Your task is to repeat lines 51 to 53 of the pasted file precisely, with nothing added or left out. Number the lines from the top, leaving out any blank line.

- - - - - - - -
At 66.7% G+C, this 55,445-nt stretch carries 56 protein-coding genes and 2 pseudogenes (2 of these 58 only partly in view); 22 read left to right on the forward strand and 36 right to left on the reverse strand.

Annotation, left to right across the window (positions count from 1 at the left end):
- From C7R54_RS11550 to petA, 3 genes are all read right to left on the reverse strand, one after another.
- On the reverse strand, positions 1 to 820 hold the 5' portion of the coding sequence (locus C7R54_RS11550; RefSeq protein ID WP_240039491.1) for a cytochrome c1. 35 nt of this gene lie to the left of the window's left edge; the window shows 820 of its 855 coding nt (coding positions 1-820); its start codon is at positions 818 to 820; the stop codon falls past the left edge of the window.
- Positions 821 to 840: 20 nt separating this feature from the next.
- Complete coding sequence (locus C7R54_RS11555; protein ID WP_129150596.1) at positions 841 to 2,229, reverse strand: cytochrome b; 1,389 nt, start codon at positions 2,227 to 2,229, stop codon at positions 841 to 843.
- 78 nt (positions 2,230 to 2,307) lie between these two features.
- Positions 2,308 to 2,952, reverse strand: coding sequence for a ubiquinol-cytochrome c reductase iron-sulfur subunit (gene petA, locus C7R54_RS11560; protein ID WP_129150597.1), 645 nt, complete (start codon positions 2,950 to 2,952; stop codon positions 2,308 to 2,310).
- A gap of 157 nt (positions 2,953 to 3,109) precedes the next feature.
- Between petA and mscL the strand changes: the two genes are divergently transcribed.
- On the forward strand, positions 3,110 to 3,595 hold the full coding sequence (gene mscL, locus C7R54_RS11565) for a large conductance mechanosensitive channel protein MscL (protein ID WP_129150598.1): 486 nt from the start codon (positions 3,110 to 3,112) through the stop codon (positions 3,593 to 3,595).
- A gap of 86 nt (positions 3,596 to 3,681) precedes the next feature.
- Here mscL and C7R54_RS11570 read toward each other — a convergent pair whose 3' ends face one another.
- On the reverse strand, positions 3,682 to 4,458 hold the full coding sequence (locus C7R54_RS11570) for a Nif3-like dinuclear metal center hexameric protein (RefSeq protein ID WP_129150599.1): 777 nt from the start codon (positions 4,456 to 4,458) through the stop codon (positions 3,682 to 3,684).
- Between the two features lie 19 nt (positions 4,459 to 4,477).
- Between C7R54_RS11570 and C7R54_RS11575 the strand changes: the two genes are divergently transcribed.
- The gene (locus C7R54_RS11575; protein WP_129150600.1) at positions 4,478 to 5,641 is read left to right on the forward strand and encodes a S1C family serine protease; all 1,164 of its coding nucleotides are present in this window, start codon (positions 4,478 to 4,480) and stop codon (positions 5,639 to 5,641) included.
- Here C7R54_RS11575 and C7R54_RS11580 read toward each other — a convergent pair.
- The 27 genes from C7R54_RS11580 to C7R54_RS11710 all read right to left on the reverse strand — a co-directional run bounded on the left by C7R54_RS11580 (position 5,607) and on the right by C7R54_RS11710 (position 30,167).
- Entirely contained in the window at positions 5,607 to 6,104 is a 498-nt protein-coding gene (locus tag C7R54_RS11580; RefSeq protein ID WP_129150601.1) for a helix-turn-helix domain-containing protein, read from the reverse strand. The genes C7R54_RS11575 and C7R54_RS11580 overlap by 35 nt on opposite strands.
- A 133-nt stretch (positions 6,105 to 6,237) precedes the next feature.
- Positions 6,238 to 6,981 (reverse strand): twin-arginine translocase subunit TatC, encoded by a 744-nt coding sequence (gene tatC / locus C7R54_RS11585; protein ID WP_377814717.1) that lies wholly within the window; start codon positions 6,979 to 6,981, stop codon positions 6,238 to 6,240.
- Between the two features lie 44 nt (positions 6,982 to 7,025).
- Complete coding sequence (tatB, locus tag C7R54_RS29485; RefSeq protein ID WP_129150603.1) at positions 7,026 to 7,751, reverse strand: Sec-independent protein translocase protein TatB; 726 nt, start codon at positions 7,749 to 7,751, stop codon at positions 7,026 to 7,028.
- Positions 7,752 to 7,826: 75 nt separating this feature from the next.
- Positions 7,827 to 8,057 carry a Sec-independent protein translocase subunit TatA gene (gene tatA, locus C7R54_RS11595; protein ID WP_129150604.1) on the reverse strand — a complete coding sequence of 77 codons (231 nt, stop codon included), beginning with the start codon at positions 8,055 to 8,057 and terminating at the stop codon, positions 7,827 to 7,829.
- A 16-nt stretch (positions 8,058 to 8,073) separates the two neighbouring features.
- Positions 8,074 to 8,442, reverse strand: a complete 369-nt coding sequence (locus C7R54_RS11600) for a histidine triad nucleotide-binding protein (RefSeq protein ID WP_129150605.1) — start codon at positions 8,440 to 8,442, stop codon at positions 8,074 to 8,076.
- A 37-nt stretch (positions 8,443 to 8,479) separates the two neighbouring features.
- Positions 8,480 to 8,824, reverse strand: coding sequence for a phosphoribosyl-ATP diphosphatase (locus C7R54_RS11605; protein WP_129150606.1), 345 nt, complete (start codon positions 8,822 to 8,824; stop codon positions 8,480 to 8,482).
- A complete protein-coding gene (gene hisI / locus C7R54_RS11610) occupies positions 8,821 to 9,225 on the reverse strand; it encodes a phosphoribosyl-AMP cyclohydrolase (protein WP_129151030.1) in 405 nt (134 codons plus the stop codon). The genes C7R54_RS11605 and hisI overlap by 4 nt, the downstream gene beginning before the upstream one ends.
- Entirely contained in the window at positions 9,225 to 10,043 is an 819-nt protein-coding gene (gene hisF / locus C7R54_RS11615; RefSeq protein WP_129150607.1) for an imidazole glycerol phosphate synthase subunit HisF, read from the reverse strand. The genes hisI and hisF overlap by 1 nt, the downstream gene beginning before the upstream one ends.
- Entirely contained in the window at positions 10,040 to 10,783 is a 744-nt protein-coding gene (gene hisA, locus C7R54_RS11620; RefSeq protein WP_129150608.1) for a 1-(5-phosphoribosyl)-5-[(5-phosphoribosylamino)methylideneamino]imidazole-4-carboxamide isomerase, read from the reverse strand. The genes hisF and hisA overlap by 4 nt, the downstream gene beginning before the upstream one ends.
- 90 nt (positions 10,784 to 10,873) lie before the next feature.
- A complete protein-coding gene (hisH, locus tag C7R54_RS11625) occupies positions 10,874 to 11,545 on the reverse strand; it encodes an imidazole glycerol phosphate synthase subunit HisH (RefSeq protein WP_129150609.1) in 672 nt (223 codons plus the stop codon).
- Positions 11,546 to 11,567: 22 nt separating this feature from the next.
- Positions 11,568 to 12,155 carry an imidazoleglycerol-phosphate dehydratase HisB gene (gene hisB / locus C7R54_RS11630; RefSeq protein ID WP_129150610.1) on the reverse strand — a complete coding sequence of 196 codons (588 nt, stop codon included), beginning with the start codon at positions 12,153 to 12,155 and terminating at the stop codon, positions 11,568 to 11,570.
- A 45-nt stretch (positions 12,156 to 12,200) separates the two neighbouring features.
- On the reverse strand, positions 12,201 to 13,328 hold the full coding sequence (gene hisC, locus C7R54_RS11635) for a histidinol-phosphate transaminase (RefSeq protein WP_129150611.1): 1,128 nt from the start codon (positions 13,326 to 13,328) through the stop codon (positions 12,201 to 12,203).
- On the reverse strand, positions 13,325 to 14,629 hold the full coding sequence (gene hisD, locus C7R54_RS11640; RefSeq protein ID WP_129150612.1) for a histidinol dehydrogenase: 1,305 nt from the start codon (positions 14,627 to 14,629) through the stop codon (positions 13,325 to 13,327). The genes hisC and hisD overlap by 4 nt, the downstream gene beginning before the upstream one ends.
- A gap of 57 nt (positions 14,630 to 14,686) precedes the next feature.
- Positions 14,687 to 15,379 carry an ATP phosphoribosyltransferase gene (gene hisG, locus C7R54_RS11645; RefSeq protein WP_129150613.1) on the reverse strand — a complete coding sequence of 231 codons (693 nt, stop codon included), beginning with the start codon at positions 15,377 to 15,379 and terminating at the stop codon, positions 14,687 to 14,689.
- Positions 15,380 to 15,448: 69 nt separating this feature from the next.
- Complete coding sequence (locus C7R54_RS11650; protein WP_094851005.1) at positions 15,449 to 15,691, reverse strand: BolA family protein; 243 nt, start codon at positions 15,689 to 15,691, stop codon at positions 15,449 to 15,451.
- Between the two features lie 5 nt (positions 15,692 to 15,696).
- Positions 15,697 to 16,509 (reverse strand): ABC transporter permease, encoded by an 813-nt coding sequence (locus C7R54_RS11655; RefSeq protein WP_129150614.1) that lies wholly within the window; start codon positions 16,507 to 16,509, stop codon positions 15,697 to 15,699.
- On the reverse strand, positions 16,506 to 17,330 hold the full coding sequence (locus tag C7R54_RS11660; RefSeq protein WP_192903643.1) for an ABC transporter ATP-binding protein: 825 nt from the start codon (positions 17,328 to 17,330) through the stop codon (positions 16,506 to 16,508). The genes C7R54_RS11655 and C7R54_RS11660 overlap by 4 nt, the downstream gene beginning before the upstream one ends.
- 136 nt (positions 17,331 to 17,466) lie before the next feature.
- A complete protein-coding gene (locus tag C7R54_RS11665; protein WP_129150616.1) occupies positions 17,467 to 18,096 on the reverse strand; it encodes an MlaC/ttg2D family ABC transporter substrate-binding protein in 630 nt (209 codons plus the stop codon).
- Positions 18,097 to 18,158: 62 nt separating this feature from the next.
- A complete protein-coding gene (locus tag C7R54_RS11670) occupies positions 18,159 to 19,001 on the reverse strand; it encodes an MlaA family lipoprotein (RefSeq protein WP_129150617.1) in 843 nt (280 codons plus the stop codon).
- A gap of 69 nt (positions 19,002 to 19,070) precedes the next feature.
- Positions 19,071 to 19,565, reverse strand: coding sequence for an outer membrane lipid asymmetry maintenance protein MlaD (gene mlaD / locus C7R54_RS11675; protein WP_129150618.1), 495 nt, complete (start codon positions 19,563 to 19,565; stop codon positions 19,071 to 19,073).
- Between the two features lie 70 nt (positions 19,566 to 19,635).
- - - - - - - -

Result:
- A complete protein-coding gene (locus tag C7R54_RS11670) occupies positions 18,159 to 19,001 on the reverse strand; it encodes an MlaA family lipoprotein (RefSeq protein WP_129150617.1) in 843 nt (280 codons plus the stop codon).
- A gap of 69 nt (positions 19,002 to 19,070) precedes the next feature.
- Positions 19,071 to 19,565, reverse strand: coding sequence for an outer membrane lipid asymmetry maintenance protein MlaD (gene mlaD / locus C7R54_RS11675; protein WP_129150618.1), 495 nt, complete (start codon positions 19,563 to 19,565; stop codon positions 19,071 to 19,073).